A man drives away from a roadside gas station, absent-mindedly leaving his wife there after a bathroom stop. A police car retrieves his irate wife and eventually catches up with the husband. Exclaims the grateful husband to the policeman, “Thank God! I thought I was going deaf!”
To a person who is really deaf, a hearing impairment is seldom a joking matter. But of all forms of deafness, the most serious is spiritual deafness—the inability to hear the voice of God in the many ways he communicates with us, especially through his incarnate Word, Jesus. The author Of Hebrews opens his letter by giving an update on this very latest in Creator-creature communication—a more dramatic communication breakthrough than the invention of printing: "In the past God spoke to our forefathers through the prophets at many times and in various ways, but in these last days he has spoken to us by his Son, whom he has appointed heir of all and through whom he made the universe" (Heb 1:1-2).
Euripides felt that silence was a wise man's answer, and Plutarch said it was an answer to fools. Both these views of silence could be applied to God's exercise of punitive noncommunication during Israel's long period of judges. "In those days the word of the Lord was rare" (1 Sm 3:1). Throughout that time, he spoke through only two prophets and one prophetess (Deborah). "For a long time, Israel was without a priest to teach and without the law. But in their distress they turned to the Lord and he was found by them" (2 Chr 15:3-4). Shakespeare might have been describing strategy when he wrote the intuitive words: "Silence often persuades when speaking fails."
Apparently spiritual hearing was also poor during the age of Israel's prophets. They were persecuted for their utterances, as Jesus reminds us (see Matthew 5:12; Luke 6:23). And Jesus himself seems to have fared little better than those beleaguered prophets in making himself heard against the hissing and howling discordance of his own persecutors (see John 15:20).
Most of mankind doesn't want to listen to God, it seems— and yet when God grows silent, "the natives grow restless." There's an instinctive need we all have to hear from God occasionally, even if we don't really listen to him. Hearing is not necessarily listening, and listening is not necessarily heeding. But when God is silent too long we feel a certain distress and also tend to become morally lax.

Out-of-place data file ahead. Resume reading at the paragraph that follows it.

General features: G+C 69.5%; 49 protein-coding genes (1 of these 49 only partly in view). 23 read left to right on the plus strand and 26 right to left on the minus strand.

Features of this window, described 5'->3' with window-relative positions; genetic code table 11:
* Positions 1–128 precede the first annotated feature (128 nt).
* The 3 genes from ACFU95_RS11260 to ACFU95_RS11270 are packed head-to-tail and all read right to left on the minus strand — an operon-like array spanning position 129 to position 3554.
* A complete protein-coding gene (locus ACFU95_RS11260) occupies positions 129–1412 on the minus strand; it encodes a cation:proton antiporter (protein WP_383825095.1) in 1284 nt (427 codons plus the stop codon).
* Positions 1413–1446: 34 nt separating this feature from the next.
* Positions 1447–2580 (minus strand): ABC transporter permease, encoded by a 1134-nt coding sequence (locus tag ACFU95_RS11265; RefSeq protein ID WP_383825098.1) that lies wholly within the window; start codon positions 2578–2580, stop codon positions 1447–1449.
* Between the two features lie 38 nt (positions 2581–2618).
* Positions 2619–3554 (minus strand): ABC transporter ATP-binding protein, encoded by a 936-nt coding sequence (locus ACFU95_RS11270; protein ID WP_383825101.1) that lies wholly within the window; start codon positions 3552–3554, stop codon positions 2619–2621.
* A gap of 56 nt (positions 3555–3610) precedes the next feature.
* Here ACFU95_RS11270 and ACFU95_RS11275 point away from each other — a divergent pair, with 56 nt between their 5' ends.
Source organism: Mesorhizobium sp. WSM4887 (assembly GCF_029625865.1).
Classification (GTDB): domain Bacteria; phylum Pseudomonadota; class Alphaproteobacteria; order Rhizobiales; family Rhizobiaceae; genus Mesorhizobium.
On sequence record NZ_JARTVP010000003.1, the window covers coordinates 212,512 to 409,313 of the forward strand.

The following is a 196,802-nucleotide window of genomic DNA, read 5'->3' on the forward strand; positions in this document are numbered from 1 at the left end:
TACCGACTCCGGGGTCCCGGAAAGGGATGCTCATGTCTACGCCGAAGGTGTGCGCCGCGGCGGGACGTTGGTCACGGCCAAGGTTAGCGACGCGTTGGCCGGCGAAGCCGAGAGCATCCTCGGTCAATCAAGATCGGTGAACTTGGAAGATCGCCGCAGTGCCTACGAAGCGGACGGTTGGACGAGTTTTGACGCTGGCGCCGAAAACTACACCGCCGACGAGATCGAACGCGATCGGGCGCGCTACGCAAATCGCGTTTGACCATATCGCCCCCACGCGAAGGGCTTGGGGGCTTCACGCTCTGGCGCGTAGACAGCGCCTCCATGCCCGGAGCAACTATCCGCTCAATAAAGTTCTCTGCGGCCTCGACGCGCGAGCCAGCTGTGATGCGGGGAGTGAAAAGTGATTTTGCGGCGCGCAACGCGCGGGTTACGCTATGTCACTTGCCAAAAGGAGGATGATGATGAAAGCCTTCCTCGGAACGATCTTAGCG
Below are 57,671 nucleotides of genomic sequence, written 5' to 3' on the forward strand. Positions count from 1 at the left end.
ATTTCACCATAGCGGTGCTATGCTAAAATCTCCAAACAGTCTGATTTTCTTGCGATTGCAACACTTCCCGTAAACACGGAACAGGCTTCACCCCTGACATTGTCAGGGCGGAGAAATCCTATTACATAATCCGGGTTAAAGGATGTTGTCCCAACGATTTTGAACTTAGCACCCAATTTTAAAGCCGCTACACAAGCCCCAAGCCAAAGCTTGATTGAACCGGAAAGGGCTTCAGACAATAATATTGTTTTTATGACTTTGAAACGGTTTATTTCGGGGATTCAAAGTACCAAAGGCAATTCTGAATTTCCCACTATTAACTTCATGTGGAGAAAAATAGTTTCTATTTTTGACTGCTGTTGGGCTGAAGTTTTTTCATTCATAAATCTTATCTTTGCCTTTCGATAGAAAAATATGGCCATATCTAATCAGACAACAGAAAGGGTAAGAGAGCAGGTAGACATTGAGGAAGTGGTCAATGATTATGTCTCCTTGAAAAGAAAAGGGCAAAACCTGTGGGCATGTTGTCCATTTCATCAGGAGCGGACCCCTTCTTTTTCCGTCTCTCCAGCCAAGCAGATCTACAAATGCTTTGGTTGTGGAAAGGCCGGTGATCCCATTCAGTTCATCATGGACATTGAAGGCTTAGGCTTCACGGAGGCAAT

In the coming end times, God's non-revelation will seem to be a severe silence, certainly more punitive than in the days of Israel's judges. prophet Amos gave a gripping description of such times:
"The days are coming," declares the Lord, "when I will send a famine through the land—not a famine of food or a thirst for water, but a famine of hearing the words of the Lord. Men will stagger, searching for the word of the Lord, but they will not find it." Amos 8:11-12
To immunize ourselves against that dreaded time as much as possible, we might well review one of the Bible's best lessons on the art of listening to God—the story of the boy Samuel, whose ability to hear the voice of God later made him a strong prophetic voice among his people.
He started with a triple handicap: first, he lived at a time when "the word of the Lord was rare" (1 Sm 3:1); second, "Samuel did not yet know the lord" (1 Sm 3:7); and third, three times he mistook the very voice of God for the human voice of his mentor, Eli. With those three strikes, he should have struck out. But patiently God tried still another pitch, and this time Samuel made a hit. Why? Because little Samuel was finally coached by Eli to respond with the right words to God's word: "Speak, Lord, your servant is listening" (1 Sam 3:9). With lowly simplicity he identified himself as the Lord's servant (the very word bespeaks humble obedience, and parallels Mary’s "handmaid" response in receiving her divine message). He then openly invited the Lord to proceed with his message, while showing maximum receptivity—listening attentively with a readiness to obey and accept God's articulated will. Samuel uttered a "speaking" prayer that opened into a "listening" prayer—a paradigm on which to pattern our prayer life.
The problem is that very few souls engage habitually in listening prayer at all; even worse, even in their speaking prayer, it's more frequently a matter of chattering than of chatting—a kind of talking to God instead of talking with him. But prayer should be a dialogue, not a monologue! And in this dialogue, God has far more to say to us than we have to say to him. We usually don't give him a chance to have his say because we're poor listeners. The poet Emerson's advice, though paganized in its expression, is sound: "let us be silent that we may hear the whispers of the gods.”
This excerpt is from the book The Art of Loving God by John H. Hampsch, C.M.F., originally published by Servant Publications, 1995. This and other of Fr. Hampsch's books and audio/visual materials can be purchased from Claretian Teaching Ministry, 20610 Manhattan Pl, #120, Torrance, CA 90501-1863. Phone 1-310-782-6408.